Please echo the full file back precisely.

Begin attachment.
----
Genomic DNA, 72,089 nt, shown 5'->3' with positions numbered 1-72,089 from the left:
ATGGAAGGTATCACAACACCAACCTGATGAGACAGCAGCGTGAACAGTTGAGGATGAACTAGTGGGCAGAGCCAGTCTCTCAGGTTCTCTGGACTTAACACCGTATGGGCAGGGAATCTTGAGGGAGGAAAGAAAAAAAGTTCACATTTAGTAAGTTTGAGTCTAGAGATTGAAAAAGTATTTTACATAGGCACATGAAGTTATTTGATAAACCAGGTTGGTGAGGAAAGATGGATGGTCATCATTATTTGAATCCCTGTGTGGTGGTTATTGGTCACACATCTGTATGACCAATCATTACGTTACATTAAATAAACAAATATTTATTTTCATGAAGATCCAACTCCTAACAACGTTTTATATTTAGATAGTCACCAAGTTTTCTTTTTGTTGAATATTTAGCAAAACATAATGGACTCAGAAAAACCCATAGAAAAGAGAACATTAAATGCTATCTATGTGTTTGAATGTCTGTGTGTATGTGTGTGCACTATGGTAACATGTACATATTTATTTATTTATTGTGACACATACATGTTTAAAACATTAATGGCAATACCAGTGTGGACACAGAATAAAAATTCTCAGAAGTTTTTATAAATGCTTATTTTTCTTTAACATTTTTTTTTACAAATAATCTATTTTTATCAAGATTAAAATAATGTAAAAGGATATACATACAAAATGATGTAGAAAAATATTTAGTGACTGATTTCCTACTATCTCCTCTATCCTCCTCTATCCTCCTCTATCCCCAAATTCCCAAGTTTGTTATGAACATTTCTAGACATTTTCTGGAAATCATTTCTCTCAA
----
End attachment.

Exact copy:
Genomic DNA, 72,089 nt, shown 5'->3' with positions numbered 1-72,089 from the left:
ATGGAAGGTATCACAACACCAACCTGATGAGACAGCAGCGTGAACAGTTGAGGATGAACTAGTGGGCAGAGCCAGTCTCTCAGGTTCTCTGGACTTAACACCGTATGGGCAGGGAATCTTGAGGGAGGAAAGAAAAAAAGTTCACATTTAGTAAGTTTGAGTCTAGAGATTGAAAAAGTATTTTACATAGGCACATGAAGTTATTTGATAAACCAGGTTGGTGAGGAAAGATGGATGGTCATCATTATTTGAATCCCTGTGTGGTGGTTATTGGTCACACATCTGTATGACCAATCATTACGTTACATTAAATAAACAAATATTTATTTTCATGAAGATCCAACTCCTAACAACGTTTTATATTTAGATAGTCACCAAGTTTTCTTTTTGTTGAATATTTAGCAAAACATAATGGACTCAGAAAAACCCATAGAAAAGAGAACATTAAATGCTATCTATGTGTTTGAATGTCTGTGTGTATGTGTGTGCACTATGGTAACATGTACATATTTATTTATTTATTGTGACACATACATGTTTAAAACATTAATGGCAATACCAGTGTGGACACAGAATAAAAATTCTCAGAAGTTTTTATAAATGCTTATTTTTCTTTAACATTTTTTTTTACAAATAATCTATTTTTATCAAGATTAAAATAATGTAAAAGGATATACATACAAAATGATGTAGAAAAATATTTAGTGACTGATTTCCTACTATCTCCTCTATCCTCCTCTATCCTCCTCTATCCCCAAATTCCCAAGTTTGTTATGAACATTTCTAGACATTTTCTGGAAATCATTTCTCTCAA